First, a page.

Amar'e Stoudemire is returning from an eye injury; Al Jefferson from a knee injury. Both are injury risks and fringe first-round picks. Which big man will have the better fantasy season in 2009-10 and justify his draft position?

Amar'e has top-five upside

By Tom Carpenter


Amar'e Stoudemire and Al Jefferson are going late in the first round or right on the turn in most fantasy drafts. When I pick in the latter half of the first round, I'm looking for a player who has limited risk and a realistic chance to finish as a top-five fantasy option. To me, only four players have virtually no risk and are top-end: LeBron James, Chris Paul, Kevin Durant and Kobe Bryant. Everyone else has a legitimate injury concern or is unlikely to finish in the top five.

How do Amar'e and Big Al compare with other first-rounders? Obviously, both have some serious injury concerns, but only Stoudemire has top-five potential in my book.

When you look at the number of games Amar'e has played in his seven-year career, you can't help but notice the black holes: 55 games in '03-04, three games in '05-06 and 53 games last season. Does this mean Stoudemire will have a career like Marcus Camby, where he'll never play full seasons and you'll hope he gets in 70 games? No. In fact, aside from those black-hole seasons, Amar'e has missed just five games in his other four campaigns. The truth is Stoudemire has had three injuries in his career: a sprained ankle/toe that cost him 27 games in '03-04, microfracture knee surgery that wiped out '05-06 and last season's detached retina. He's three seasons removed from the knee surgery, and his goggles are expected to protect him from any future eye problems.

I don't even need Jefferson's current Achilles injury as ammo to convince you he's a huge injury risk. Aside from his full 82-game run in '07-08, Big Al has failed to top 71 games in his other four campaigns, and he was limited to 50 games last season because of ACL surgery. That does sound like Camby. To his credit, Jefferson shed 30 pounds during the summer, but a big man with only one full season under his belt coming off ACL surgery sounds like a recipe for disaster as a first-round pick.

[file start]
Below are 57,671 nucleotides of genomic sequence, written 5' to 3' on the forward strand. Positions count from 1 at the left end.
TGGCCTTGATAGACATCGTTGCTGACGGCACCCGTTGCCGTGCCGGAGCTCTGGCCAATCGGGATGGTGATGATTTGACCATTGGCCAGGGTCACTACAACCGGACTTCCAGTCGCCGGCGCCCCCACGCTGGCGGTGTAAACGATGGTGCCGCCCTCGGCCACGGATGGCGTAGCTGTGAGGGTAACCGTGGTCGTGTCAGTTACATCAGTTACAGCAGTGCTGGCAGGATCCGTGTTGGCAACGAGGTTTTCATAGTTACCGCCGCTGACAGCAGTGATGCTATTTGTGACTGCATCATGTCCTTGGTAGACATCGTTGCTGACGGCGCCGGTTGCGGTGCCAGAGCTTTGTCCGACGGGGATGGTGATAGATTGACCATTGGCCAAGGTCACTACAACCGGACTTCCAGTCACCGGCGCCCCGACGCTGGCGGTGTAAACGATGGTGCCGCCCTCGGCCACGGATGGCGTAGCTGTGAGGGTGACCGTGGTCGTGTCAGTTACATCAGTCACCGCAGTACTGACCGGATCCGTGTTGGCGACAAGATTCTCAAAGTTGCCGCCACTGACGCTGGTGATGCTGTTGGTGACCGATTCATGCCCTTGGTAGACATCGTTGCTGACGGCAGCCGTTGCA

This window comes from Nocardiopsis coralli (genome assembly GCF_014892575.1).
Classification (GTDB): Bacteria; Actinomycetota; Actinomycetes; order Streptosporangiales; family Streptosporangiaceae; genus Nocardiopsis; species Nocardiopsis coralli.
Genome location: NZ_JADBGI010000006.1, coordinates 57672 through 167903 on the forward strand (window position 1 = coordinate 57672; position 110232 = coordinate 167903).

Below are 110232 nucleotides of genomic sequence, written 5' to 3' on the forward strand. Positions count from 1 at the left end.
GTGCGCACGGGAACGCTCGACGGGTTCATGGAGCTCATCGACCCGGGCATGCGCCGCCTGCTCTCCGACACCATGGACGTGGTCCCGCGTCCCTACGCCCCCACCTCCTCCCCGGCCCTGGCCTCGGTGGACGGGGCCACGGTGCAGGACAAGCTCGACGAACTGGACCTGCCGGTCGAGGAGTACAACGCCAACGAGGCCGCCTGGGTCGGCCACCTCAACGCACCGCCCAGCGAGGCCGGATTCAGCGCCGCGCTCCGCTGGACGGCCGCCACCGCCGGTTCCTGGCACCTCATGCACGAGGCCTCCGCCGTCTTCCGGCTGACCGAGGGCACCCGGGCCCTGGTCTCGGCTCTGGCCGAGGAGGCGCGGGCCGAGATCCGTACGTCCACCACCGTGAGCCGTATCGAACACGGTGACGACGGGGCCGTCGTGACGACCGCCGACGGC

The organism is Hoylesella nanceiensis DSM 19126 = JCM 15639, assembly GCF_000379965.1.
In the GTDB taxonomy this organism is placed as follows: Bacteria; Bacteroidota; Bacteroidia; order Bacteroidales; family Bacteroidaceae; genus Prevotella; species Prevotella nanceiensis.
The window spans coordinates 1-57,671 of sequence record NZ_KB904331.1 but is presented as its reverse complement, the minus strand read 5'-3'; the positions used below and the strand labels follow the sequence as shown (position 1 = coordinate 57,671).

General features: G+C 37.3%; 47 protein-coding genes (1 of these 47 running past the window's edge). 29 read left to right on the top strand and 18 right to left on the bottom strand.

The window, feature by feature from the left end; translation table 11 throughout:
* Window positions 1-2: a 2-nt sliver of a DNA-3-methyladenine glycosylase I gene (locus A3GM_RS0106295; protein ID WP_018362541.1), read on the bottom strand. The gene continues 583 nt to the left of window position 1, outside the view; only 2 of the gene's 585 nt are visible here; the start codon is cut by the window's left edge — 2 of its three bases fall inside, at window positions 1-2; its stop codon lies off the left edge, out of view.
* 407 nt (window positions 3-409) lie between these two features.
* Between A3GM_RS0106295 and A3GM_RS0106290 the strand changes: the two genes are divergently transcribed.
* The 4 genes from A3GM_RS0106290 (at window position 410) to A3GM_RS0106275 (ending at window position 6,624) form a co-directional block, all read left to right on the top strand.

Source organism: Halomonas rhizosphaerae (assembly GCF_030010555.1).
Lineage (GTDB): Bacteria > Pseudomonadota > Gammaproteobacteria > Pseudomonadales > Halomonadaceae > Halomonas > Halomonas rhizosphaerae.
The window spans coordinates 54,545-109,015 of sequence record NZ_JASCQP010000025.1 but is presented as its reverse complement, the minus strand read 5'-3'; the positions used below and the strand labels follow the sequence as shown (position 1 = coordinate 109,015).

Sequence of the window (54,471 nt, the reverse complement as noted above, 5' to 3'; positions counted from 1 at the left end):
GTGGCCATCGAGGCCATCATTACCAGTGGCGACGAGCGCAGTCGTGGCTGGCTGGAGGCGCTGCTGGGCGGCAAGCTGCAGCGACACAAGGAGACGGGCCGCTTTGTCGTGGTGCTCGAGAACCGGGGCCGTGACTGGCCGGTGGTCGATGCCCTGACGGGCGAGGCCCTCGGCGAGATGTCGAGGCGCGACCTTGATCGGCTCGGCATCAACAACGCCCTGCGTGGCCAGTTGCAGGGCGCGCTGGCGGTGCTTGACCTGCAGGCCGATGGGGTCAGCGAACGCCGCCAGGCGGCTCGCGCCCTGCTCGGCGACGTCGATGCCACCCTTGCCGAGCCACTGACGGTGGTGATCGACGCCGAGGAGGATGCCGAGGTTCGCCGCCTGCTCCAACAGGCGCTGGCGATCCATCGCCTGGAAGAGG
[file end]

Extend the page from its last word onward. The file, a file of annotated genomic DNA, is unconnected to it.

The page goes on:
What about their upsides? Let's call their field goal percentages, 3s, assists and steals a wash. Based on history, we can expect Jefferson to outrebound Stoudemire by a couple per game and have a slight edge in blocks. Although Amar'e has proved capable of averaging 30 points, Jefferson is a big-time scorer, too. But the thing that really separates them, and the reason Stoudemire, not Big Al, could be top-five, is free throws. Jefferson won't kill your percentage if he hits only 70 percent of his five or so attempts per game, but Amar'e can vault you to the top of your free throw standings by knocking down 80 percent of as many as 10 attempts per game.

I honestly don't think the comparison between Amar'e and Big Al is even close. Not because Jefferson is a bigger health risk, in my opinion, but because his upside isn't as high as Stoudemire's. In fact, I have Amar'e ranked as my top big man and would consider taking him fifth, behind LeBron, CP3, Wade and Durant. I wouldn't take Big Al until the turn, behind Dirk Nowitzki, Chris Bosh and Pau Gasol. If you think that sounds crazy, then go look at his post-All-Star performance from '07-08. With no Shaq around during what likely will be a contract year, Amar'e very well could match or exceed that production.